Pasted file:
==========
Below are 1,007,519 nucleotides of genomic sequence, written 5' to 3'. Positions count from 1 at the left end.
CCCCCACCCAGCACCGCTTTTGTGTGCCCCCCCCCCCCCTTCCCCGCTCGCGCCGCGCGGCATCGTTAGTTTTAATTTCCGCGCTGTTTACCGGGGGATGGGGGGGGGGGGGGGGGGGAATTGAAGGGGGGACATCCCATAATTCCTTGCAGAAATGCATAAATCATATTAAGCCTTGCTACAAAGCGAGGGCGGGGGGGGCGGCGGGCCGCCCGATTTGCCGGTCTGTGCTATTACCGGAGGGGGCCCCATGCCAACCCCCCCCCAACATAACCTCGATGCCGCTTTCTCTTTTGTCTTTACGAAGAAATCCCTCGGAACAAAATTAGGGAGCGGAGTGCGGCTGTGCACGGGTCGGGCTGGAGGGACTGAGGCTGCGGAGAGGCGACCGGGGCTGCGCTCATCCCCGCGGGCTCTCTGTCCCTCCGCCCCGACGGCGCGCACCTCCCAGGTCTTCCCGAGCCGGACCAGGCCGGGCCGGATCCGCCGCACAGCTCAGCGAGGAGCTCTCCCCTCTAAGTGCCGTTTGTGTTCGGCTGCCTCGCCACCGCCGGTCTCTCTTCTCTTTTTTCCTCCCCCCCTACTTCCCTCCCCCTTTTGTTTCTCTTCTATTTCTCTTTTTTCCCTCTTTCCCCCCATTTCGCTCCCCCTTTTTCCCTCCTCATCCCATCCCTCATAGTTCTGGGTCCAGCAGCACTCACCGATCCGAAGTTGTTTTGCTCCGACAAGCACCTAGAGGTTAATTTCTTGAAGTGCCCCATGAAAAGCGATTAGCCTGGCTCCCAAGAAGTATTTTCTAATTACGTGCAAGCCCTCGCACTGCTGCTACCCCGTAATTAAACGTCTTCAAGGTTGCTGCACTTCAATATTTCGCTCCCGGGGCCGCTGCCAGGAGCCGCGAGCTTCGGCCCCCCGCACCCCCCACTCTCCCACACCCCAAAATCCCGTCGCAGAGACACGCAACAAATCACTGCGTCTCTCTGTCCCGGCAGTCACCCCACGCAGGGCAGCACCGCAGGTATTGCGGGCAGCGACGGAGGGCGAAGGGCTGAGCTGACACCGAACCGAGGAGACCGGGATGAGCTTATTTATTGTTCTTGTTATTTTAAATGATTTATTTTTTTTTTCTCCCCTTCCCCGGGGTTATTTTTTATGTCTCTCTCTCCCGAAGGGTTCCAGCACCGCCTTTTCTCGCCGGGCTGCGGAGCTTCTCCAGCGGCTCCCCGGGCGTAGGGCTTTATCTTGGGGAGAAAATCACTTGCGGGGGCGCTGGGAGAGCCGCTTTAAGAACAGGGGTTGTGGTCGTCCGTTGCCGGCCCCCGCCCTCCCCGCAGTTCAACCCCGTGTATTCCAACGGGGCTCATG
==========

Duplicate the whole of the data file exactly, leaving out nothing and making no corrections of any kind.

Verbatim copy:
Below are 1,007,519 nucleotides of genomic sequence, written 5' to 3'. Positions count from 1 at the left end.
CCCCCACCCAGCACCGCTTTTGTGTGCCCCCCCCCCCCCTTCCCCGCTCGCGCCGCGCGGCATCGTTAGTTTTAATTTCCGCGCTGTTTACCGGGGGATGGGGGGGGGGGGGGGGGGGAATTGAAGGGGGGACATCCCATAATTCCTTGCAGAAATGCATAAATCATATTAAGCCTTGCTACAAAGCGAGGGCGGGGGGGGCGGCGGGCCGCCCGATTTGCCGGTCTGTGCTATTACCGGAGGGGGCCCCATGCCAACCCCCCCCCAACATAACCTCGATGCCGCTTTCTCTTTTGTCTTTACGAAGAAATCCCTCGGAACAAAATTAGGGAGCGGAGTGCGGCTGTGCACGGGTCGGGCTGGAGGGACTGAGGCTGCGGAGAGGCGACCGGGGCTGCGCTCATCCCCGCGGGCTCTCTGTCCCTCCGCCCCGACGGCGCGCACCTCCCAGGTCTTCCCGAGCCGGACCAGGCCGGGCCGGATCCGCCGCACAGCTCAGCGAGGAGCTCTCCCCTCTAAGTGCCGTTTGTGTTCGGCTGCCTCGCCACCGCCGGTCTCTCTTCTCTTTTTTCCTCCCCCCCTACTTCCCTCCCCCTTTTGTTTCTCTTCTATTTCTCTTTTTTCCCTCTTTCCCCCCATTTCGCTCCCCCTTTTTCCCTCCTCATCCCATCCCTCATAGTTCTGGGTCCAGCAGCACTCACCGATCCGAAGTTGTTTTGCTCCGACAAGCACCTAGAGGTTAATTTCTTGAAGTGCCCCATGAAAAGCGATTAGCCTGGCTCCCAAGAAGTATTTTCTAATTACGTGCAAGCCCTCGCACTGCTGCTACCCCGTAATTAAACGTCTTCAAGGTTGCTGCACTTCAATATTTCGCTCCCGGGGCCGCTGCCAGGAGCCGCGAGCTTCGGCCCCCCGCACCCCCCACTCTCCCACACCCCAAAATCCCGTCGCAGAGACACGCAACAAATCACTGCGTCTCTCTGTCCCGGCAGTCACCCCACGCAGGGCAGCACCGCAGGTATTGCGGGCAGCGACGGAGGGCGAAGGGCTGAGCTGACACCGAACCGAGGAGACCGGGATGAGCTTATTTATTGTTCTTGTTATTTTAAATGATTTATTTTTTTTTTCTCCCCTTCCCCGGGGTTATTTTTTATGTCTCTCTCTCCCGAAGGGTTCCAGCACCGCCTTTTCTCGCCGGGCTGCGGAGCTTCTCCAGCGGCTCCCCGGGCGTAGGGCTTTATCTTGGGGAGAAAATCACTTGCGGGGGCGCTGGGAGAGCCGCTTTAAGAACAGGGGTTGTGGTCGTCCGTTGCCGGCCCCCGCCCTCCCCGCAGTTCAACCCCGTGTATTCCAACGGGGCTCATG